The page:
document. With this tool it is very easy to build or to connect to Web
     Services. This tool use the WSDL parser and SOAP generator API. See above.
     wsdl2aws has been tested with some services on the Web, one of them was
     the Google Search Service WSDL specification which is quite complex.

   - Fix memory leak in templates parser when using a non existent template

   - Disable keep-alive connection for the last free slots. It make AWS better
     for heavy-loaded servers.

   - New configuration parameter Free_Slots_Keep_Alive_Limit to control
     keep-alive connections on heavy-loaded servers.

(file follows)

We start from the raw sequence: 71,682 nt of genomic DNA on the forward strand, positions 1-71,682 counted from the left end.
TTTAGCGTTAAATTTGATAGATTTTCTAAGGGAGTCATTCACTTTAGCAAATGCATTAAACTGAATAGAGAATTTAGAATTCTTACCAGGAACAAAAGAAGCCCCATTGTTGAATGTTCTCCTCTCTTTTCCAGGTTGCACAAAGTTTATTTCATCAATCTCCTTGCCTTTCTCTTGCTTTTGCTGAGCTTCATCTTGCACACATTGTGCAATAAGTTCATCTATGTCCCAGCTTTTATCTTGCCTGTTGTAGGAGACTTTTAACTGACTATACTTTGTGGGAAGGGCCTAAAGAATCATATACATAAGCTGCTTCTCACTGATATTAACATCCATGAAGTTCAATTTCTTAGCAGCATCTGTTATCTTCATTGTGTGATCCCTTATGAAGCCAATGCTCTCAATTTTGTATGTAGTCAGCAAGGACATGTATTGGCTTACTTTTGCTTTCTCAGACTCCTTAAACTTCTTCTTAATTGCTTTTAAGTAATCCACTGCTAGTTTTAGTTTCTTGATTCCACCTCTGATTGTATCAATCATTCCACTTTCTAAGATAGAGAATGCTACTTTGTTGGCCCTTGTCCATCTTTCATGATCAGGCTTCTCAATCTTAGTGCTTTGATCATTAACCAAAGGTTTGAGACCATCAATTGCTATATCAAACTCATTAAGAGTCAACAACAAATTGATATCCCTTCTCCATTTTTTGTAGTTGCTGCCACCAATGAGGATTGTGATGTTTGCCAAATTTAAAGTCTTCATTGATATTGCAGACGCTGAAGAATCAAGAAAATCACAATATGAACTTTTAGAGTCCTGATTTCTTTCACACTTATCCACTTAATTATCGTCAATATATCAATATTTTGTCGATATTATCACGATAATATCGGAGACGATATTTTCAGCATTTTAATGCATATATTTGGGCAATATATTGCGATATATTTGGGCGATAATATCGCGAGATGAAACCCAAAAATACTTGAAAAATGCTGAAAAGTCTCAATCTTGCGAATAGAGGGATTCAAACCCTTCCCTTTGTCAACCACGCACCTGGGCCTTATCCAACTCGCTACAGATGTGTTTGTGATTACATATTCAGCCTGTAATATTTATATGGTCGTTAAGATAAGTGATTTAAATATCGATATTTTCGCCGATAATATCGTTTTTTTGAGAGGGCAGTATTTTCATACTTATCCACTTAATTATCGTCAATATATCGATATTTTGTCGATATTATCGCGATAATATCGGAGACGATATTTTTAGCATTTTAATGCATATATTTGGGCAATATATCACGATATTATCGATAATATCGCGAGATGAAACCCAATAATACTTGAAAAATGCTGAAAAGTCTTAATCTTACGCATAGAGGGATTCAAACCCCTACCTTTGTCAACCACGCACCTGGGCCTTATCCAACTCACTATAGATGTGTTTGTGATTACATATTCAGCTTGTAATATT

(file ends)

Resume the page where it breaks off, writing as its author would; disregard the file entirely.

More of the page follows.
- It is now possible to set the message that must be displayed when an
     authentication is cancelled.

   - Correctly free connection if a SOAP request fails. Fix memory leak.

   - LDAP API checks for non initialized Directory object.

   - Handle properly arrays of SOAP record. Only basic types were supported.

   - Fix space handling bug in SOAP parser. Multiple spaces were removed
     from the parsed string.

   - Handle properly accents in SOAP messages. Convert properly DOM Utf8
     encoded tree back to basic Ada 8 bits string.

   - SOAP strings are now properly encoded using Utf8. This is needed for
     better interoperability.

   - It is now possible to retrieve the running server from a callback
     procedure. From there it is also possible to get the server
     configuration. See AWS.Server.Get_Current routine.

   - It is now possible to have access to the server internal status. See